Don't worry, be happy!
Do we really need tragedy in our lives? At first the answer seems ridiculously easy. No, thank you.
Yet it seems to me that only tragedy can successfully nurture our inner ethical compass and our sense of empathetic compassion for others and for ourselves.
While our current society seems to praise positive thinking with rivers of smiling emoticons and heart-shaped candy, I can’t help but agree with Nietzsche when he reproaches his contemporaries for having lost their sense of tragedy.
Sometimes the feeling of powerlessness can be a blessing because it increases our ethical awareness; without this, as Taylor (1992) notes, we run the risk of getting stuck in the trap of deterministic entitlement and proud solitude. Let me explain. If we always have someone else to blame, we can easily end up feeling better than others. At the same time, if we fail to achieve what we want, we may feel entitled, as if life owes us something. More simply put, losing your sense of tragedy may be akin to seeing life as a Calvinistic marketplace where you can buy whatever you want. This attitude has produced modern slogans like “Don’t worry, be happy!” or “Don’t worry, work harder.” Following this mode of thinking, if you end up being homeless or unhappy, it can only be because you haven’t worked hard enough, or (even more bizarre) you haven’t put sufficient effort into thinking positively.
Tragedy and Compassion
It is in this milieu that the books of Unamuno (1921), Steiner (1980), Solomon (2002), and Nussbaum (2013) provide interesting food for thought. Tragedy is what feeds our humility and our sense of limits. Going through a tragic event reminds us that we aren’t truly in control of our destiny and, just like anyone else, we may easily make a fatal mistake (hamartia in Greek) that could change the course of our entire lives. Yet, as Nussbaum writes, we can also learn from the mistake, and this knowledge can enhance the individual social compassion on which a moral society is built.
Even if we would like to think that our accomplishments spring directly from our own merit, when the wheel of fortune starts turning, we soon come to the conclusion that our bad luck doesn’t seem nearly as deserved as our good luck was. Eventually, any halfway-intelligent person must conclude that it is in large part a mere matter of luck, in the Greek sense of something that can happen (tugkano) mysteriously in our destiny (tyche), whether we have a good or a bad life. While it’s true that the disposition we have toward our luck can make a real difference, our lot isn’t something we choose á la carte, and tragedy is there to remind us of this. On the other hand, the sense of mysteriousness that tragedy evokes encourages our eudemonistic judgments—an expression used by Nussbaum, which means that form of thinking that elicits in us a sense of gratitude, care, and compassion.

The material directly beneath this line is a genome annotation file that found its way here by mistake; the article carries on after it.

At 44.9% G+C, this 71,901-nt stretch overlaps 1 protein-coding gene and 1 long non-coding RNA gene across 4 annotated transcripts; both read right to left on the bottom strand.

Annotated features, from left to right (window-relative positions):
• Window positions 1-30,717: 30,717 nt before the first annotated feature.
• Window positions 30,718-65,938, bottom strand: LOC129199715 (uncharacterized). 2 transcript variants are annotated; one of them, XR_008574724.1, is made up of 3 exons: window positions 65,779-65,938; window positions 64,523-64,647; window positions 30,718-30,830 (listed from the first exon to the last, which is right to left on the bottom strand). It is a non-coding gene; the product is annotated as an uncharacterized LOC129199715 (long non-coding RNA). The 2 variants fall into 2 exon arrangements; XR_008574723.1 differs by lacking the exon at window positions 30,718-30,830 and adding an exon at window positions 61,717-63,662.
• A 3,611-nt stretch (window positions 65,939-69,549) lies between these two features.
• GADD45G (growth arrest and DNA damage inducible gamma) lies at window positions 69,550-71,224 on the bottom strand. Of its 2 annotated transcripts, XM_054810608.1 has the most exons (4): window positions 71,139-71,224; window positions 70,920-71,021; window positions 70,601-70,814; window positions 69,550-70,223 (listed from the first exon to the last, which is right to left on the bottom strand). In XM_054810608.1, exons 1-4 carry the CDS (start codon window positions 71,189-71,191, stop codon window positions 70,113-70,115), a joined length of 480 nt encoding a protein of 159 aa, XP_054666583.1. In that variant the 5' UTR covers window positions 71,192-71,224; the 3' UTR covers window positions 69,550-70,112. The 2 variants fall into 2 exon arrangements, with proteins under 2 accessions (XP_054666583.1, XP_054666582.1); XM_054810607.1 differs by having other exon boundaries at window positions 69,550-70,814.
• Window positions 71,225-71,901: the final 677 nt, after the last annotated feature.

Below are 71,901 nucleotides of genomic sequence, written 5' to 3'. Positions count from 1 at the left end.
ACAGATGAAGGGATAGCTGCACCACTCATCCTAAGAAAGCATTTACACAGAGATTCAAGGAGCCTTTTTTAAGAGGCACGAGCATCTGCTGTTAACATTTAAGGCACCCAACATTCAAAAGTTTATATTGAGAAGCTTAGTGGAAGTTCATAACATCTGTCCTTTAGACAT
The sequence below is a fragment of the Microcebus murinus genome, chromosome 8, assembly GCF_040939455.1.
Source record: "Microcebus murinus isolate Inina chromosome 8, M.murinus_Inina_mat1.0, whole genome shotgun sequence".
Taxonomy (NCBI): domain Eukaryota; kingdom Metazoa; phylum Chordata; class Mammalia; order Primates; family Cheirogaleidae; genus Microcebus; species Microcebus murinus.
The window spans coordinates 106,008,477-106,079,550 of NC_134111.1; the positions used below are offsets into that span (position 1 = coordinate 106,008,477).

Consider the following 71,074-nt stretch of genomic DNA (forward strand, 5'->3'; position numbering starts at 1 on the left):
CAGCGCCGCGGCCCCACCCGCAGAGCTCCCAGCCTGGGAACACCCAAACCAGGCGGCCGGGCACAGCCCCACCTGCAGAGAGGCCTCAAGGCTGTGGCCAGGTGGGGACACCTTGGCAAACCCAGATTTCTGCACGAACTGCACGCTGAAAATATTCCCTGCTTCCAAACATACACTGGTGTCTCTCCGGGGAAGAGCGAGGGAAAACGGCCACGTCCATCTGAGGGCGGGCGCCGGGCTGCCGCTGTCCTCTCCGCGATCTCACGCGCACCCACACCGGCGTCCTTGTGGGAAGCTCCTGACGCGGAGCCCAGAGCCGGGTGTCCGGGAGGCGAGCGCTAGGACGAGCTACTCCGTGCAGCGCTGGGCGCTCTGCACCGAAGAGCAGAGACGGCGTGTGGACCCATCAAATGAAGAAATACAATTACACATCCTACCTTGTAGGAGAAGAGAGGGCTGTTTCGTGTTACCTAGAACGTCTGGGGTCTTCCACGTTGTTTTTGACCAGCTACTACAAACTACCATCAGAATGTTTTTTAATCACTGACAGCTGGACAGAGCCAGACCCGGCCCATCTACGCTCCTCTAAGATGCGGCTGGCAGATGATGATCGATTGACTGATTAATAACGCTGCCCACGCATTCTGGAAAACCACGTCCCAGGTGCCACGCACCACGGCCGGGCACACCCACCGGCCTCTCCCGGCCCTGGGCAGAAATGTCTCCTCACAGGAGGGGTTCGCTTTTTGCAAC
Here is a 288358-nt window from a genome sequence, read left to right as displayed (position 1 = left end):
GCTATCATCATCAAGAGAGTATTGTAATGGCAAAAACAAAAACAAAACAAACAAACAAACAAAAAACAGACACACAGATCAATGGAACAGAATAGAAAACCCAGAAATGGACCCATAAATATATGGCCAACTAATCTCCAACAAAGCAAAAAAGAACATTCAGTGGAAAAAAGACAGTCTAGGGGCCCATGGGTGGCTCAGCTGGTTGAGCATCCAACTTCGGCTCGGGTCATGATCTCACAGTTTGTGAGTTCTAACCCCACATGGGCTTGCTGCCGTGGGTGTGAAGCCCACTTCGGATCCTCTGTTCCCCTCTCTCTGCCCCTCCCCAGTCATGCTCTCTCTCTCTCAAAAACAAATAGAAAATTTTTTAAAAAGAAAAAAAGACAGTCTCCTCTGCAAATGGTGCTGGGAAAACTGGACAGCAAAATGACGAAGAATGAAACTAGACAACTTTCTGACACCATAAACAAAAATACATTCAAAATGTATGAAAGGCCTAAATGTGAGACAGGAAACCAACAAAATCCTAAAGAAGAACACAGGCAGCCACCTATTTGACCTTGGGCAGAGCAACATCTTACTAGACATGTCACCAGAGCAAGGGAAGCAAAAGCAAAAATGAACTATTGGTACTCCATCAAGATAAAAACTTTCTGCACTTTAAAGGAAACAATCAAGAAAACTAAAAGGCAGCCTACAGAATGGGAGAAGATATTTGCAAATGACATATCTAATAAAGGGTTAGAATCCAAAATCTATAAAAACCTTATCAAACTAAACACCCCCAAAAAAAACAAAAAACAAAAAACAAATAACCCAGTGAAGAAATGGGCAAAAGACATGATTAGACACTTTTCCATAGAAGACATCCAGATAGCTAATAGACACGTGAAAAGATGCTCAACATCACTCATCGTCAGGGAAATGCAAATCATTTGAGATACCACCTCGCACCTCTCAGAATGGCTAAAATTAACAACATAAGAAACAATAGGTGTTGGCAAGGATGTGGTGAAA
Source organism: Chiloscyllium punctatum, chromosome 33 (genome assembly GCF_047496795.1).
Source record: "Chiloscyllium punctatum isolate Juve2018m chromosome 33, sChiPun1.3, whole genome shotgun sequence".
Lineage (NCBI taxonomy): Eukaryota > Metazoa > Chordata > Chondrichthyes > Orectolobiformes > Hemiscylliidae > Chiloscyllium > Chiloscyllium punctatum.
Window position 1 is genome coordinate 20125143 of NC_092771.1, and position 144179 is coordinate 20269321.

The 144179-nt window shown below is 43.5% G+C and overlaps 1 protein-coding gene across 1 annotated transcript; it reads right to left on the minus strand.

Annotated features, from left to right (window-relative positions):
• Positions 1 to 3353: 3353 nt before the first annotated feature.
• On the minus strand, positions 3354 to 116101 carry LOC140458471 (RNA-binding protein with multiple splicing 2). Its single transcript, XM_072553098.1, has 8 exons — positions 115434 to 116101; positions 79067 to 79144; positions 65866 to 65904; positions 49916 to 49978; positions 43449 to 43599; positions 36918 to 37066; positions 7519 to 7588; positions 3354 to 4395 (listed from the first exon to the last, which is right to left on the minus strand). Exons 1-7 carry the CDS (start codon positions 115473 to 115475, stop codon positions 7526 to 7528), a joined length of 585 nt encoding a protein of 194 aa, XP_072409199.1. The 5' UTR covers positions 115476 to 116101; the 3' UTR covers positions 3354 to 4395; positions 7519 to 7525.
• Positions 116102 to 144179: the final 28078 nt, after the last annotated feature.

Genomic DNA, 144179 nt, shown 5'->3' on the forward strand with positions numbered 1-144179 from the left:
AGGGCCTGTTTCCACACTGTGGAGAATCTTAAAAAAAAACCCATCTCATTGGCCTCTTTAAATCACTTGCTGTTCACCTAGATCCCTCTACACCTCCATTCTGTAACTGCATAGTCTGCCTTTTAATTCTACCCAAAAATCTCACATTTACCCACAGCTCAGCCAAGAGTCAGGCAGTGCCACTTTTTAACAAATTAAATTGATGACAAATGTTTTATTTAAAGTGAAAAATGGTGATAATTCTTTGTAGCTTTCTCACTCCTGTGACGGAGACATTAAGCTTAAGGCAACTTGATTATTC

The Name and Wisdom of Antigone
Antigone’s name bears within itself the fruits of her destiny. In fact, her name is derived from the words anti and genos, meaning “against her own tribe.” Her name is an omen, presaging her own rebelliousness life. As Nussbaum (2013) quite rightly asserts, Antigone is a play about phronesis; it begins with, “Do you know?” and ends with, “Practical wisdom is the most important constituent of human good living.”
According to the play, phronesis (wisdom) seems to be the only way out of certain ethical dilemmas as well as the sorrow that often accompanies our destiny. Consistent with the characters familiar to Homeric society, Antigone’s life is dominated by the principle that “nothing can happen that is not in my lot.” Her ethical life is guided by choices that reflect her inner moral principles (nomos empsychos), which revolve around being faithful to her lot. Her tragedy lies in being herself too much. She is an ethical and religious character because she acts according to her own nature and is committed to following what her personal fate requires her to do. For the Greeks, nature (physis) is the original source of any ethical and religious choice; being able to respect nature and act according to its principles is the key to a wise life.